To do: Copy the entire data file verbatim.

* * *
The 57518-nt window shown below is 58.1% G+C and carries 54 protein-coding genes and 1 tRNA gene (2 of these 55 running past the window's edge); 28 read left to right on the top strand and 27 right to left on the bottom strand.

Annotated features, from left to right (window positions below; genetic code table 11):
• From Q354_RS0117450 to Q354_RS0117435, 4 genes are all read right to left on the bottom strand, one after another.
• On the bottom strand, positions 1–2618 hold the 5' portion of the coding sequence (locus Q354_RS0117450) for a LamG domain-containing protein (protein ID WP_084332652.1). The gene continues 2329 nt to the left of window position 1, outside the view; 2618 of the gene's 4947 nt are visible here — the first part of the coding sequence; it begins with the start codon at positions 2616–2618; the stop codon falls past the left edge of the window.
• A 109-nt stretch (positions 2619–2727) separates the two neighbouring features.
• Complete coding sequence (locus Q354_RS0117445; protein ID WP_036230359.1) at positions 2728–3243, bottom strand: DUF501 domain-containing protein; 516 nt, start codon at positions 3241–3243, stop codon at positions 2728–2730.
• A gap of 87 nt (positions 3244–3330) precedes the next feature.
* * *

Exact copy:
The 57518-nt window shown below is 58.1% G+C and carries 54 protein-coding genes and 1 tRNA gene (2 of these 55 running past the window's edge); 28 read left to right on the top strand and 27 right to left on the bottom strand.

Annotated features, from left to right (window positions below; genetic code table 11):
• From Q354_RS0117450 to Q354_RS0117435, 4 genes are all read right to left on the bottom strand, one after another.
• On the bottom strand, positions 1–2618 hold the 5' portion of the coding sequence (locus Q354_RS0117450) for a LamG domain-containing protein (protein ID WP_084332652.1). The gene continues 2329 nt to the left of window position 1, outside the view; 2618 of the gene's 4947 nt are visible here — the first part of the coding sequence; it begins with the start codon at positions 2616–2618; the stop codon falls past the left edge of the window.
• A 109-nt stretch (positions 2619–2727) separates the two neighbouring features.
• Complete coding sequence (locus Q354_RS0117445; protein ID WP_036230359.1) at positions 2728–3243, bottom strand: DUF501 domain-containing protein; 516 nt, start codon at positions 3241–3243, stop codon at positions 2728–2730.
• A gap of 87 nt (positions 3244–3330) precedes the next feature.